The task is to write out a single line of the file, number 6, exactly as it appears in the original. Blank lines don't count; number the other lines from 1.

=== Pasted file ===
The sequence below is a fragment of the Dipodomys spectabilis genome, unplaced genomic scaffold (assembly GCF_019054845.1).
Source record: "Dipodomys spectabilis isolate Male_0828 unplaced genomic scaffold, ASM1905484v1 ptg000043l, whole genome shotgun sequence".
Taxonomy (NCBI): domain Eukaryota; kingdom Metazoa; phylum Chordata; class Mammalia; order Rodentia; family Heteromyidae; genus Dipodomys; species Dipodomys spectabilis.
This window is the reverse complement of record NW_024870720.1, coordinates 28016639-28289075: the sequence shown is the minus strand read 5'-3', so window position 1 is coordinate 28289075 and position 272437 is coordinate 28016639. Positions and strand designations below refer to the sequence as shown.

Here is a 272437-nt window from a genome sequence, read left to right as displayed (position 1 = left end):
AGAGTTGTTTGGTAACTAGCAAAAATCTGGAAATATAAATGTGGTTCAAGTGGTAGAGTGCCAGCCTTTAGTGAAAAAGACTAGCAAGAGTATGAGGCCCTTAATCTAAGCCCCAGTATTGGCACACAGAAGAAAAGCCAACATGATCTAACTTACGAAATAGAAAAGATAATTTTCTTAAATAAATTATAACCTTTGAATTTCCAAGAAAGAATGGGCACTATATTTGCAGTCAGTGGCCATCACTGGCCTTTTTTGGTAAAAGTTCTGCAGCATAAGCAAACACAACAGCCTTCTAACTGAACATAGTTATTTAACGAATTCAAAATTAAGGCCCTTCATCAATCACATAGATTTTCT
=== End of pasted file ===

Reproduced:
AGAGTTGTTTGGTAACTAGCAAAAATCTGGAAATATAAATGTGGTTCAAGTGGTAGAGTGCCAGCCTTTAGTGAAAAAGACTAGCAAGAGTATGAGGCCCTTAATCTAAGCCCCAGTATTGGCACACAGAAGAAAAGCCAACATGATCTAACTTACGAAATAGAAAAGATAATTTTCTTAAATAAATTATAACCTTTGAATTTCCAAGAAAGAATGGGCACTATATTTGCAGTCAGTGGCCATCACTGGCCTTTTTTGGTAAAAGTTCTGCAGCATAAGCAAACACAACAGCCTTCTAACTGAACATAGTTATTTAACGAATTCAAAATTAAGGCCCTTCATCAATCACATAGATTTTCT